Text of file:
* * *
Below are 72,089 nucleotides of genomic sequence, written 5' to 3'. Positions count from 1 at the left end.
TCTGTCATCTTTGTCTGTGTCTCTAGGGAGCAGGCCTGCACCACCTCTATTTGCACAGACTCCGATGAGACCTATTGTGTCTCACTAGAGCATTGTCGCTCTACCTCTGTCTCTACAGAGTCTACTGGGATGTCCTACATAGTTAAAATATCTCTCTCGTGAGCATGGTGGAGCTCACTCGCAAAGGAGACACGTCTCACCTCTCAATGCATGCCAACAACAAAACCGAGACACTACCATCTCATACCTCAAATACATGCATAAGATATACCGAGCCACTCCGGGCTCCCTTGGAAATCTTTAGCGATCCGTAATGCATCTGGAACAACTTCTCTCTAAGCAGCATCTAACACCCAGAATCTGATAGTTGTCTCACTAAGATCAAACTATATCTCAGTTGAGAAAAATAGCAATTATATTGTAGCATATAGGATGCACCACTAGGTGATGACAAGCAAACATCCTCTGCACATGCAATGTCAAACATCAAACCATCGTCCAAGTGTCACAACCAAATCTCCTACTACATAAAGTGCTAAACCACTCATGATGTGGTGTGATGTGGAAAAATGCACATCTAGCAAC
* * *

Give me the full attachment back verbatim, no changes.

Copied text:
Below are 72,089 nucleotides of genomic sequence, written 5' to 3'. Positions count from 1 at the left end.
TCTGTCATCTTTGTCTGTGTCTCTAGGGAGCAGGCCTGCACCACCTCTATTTGCACAGACTCCGATGAGACCTATTGTGTCTCACTAGAGCATTGTCGCTCTACCTCTGTCTCTACAGAGTCTACTGGGATGTCCTACATAGTTAAAATATCTCTCTCGTGAGCATGGTGGAGCTCACTCGCAAAGGAGACACGTCTCACCTCTCAATGCATGCCAACAACAAAACCGAGACACTACCATCTCATACCTCAAATACATGCATAAGATATACCGAGCCACTCCGGGCTCCCTTGGAAATCTTTAGCGATCCGTAATGCATCTGGAACAACTTCTCTCTAAGCAGCATCTAACACCCAGAATCTGATAGTTGTCTCACTAAGATCAAACTATATCTCAGTTGAGAAAAATAGCAATTATATTGTAGCATATAGGATGCACCACTAGGTGATGACAAGCAAACATCCTCTGCACATGCAATGTCAAACATCAAACCATCGTCCAAGTGTCACAACCAAATCTCCTACTACATAAAGTGCTAAACCACTCATGATGTGGTGTGATGTGGAAAAATGCACATCTAGCAAC